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I have a class named Storage. Storage contains an arraylist of special objects called Products. Each product contains information such as name, price, etc. My code is as follows:

class Storage{

 Product sprite = new Product("sprite",1.25,30);
 Product pepsi = new Product("pepsi",1.85,45);
 Product orange = new Product("orange",2.25,36);
 Product hershey = new Product("hershey",1.50,33);
 Product brownie = new Product("brownie",2.30,41);
 Product apple = new Product("apple",2.00,15);
 Product crackers = new Product("peanut",3.90,68);
 Product trailmix = new Product("trailmix",1.90,45);
 Product icecream = new Product("icecream",1.65,28);
 Product doughnut = new Product("doughnut",2.75,18);
 Product banana = new Product("banana",1.25,32);
 Product coffee = new Product("coffee",1.30,40);
 Product chips = new Product("chips",1.70,35);

 ArrayList<Product> arl = new ArrayList<Product>();

 //add initial elements to arraylist
 arl.add(sprite);
 arl.add(pepsi);
 arl.add(orange);
 arl.add(hershey);
 arl.add(brownie);
 arl.add(apple);
 arl.add(peanut);
 arl.add(trailmix);
 arl.add(icecream);
 arl.add(doughnut);
 arl.add(banana);
 arl.add(coffee);
 arl.add(chips);
}

Whenever I compile, I get an error message on lines 141-153 stating <identifier> expected. I know it's an elementary problem, but I can't seem to figure this out. Any help is much appreciated.

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3 Answers 3

You can't call methods like that just in the class body. You have to put methods calls in other methods, or in a constructor.

You want this:

class Storage{

    Product sprite = new Product("sprite",1.25,30);
    Product pepsi = new Product("pepsi",1.85,45);
    Product orange = new Product("orange",2.25,36);
    Product hershey = new Product("hershey",1.50,33);
    Product brownie = new Product("brownie",2.30,41);
    Product apple = new Product("apple",2.00,15);
    Product crackers = new Product("peanut",3.90,68);
    Product trailmix = new Product("trailmix",1.90,45);
    Product icecream = new Product("icecream",1.65,28);
    Product doughnut = new Product("doughnut",2.75,18);
    Product banana = new Product("banana",1.25,32);
    Product coffee = new Product("coffee",1.30,40);
    Product chips = new Product("chips",1.70,35);

    ArrayList<Product> arl = new ArrayList<Product>();


    //constructor
    protected Storage(){
        //add initial elements to arraylist
        arl.add(sprite);
        arl.add(pepsi);
        arl.add(orange);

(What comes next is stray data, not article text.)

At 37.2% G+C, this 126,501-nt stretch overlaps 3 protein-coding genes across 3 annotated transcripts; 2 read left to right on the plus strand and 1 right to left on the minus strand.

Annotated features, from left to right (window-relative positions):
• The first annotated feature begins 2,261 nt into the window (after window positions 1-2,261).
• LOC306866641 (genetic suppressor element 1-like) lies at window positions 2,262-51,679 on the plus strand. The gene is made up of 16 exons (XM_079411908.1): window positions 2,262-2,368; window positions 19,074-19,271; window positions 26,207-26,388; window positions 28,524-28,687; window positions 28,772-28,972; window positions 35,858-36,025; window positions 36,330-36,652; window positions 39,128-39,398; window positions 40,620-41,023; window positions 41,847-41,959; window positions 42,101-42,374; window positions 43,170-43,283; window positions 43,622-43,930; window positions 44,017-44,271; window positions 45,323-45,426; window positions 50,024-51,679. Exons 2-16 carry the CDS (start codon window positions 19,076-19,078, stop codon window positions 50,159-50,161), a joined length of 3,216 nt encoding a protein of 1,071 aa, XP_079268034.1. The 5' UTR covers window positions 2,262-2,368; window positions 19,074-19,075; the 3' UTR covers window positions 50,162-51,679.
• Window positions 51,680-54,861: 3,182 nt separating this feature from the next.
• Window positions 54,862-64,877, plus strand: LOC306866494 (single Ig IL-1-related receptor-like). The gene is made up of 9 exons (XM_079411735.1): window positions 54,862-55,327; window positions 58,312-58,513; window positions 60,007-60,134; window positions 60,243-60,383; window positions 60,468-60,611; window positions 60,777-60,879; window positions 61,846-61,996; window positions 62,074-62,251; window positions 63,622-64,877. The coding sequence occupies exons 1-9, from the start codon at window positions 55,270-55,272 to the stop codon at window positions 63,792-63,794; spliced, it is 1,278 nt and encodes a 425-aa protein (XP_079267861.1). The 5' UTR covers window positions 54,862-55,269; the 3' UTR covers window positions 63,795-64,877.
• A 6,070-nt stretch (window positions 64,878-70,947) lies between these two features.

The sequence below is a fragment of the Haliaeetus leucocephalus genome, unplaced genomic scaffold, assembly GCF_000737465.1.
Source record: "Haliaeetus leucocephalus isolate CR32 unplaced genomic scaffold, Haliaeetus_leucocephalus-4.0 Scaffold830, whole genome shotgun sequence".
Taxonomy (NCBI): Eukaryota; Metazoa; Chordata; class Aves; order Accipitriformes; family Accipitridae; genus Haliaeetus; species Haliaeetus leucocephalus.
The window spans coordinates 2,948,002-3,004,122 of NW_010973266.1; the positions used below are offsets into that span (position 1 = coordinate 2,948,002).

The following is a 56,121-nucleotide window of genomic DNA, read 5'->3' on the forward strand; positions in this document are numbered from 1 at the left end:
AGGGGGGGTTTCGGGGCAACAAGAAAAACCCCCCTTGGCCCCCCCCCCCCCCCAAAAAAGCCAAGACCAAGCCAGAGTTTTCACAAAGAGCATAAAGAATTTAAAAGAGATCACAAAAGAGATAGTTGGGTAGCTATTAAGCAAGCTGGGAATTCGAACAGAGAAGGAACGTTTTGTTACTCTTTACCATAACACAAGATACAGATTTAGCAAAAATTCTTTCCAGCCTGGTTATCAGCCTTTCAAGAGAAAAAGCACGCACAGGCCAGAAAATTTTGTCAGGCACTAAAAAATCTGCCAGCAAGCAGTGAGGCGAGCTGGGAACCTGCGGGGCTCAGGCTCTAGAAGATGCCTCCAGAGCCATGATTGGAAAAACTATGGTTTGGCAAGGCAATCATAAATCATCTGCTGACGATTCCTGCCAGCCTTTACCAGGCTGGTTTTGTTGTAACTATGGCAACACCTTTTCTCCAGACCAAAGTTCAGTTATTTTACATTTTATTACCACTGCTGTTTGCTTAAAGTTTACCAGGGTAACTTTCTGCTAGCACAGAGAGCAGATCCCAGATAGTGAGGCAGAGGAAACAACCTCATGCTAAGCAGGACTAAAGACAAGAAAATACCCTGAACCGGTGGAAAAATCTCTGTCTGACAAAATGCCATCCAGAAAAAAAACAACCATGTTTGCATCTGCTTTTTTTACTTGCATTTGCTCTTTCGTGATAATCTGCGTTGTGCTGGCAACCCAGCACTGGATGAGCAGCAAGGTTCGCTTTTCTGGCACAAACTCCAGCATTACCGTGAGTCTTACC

arl.add(hershey);
        arl.add(brownie);
        arl.add(apple);
        arl.add(peanut);
        arl.add(trailmix);
        arl.add(icecream);
        arl.add(doughnut);
        arl.add(banana);
        arl.add(coffee);
        arl.add(chips);
    }
}
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I believe that may have solved it, thanks a ton! –  A-moc Apr 5 '10 at 1:50
    
Sure. You might want to try polygenelubricants's answer too - it's a bit less repetitive. –  Cam Apr 5 '10 at 2:01
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The problem is that your initialization code is out of place. You can:

  • Put it in a constructor or other method
  • Put it in instance initializer
  • Put it as field initializer

The last option is the simplest and cleanest solution; it would look something like this:

List<Product> arl = new ArrayList<Product>(
  Arrays.asList(
    sprite, pepsi, orange, hershey, brownnie, apple, peanut,
    trailmix, icecream, doughnut, banana, coffee, chips
  )
);

Note also that I switched the type of arl to its interface List<Product>. You should try to work with interfaces rather than concrete implementations whenever possible.

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Why would you want to work with the interface? How is that better than working directly with ArrayList? +1 for the Arrays.asList instanstiation though. –  Cam Apr 5 '10 at 1:49
    
Among other things, because: (i) more flexibility; you don't depend on one particular implementation (ii) better encapsulation; you're restricted to using only what the interface provides. –  polygenelubricants Apr 5 '10 at 1:53
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Your class is missing some methods. Use a constructor or a main method (public static void main(String[] args){...}) to fill your ArrayList.

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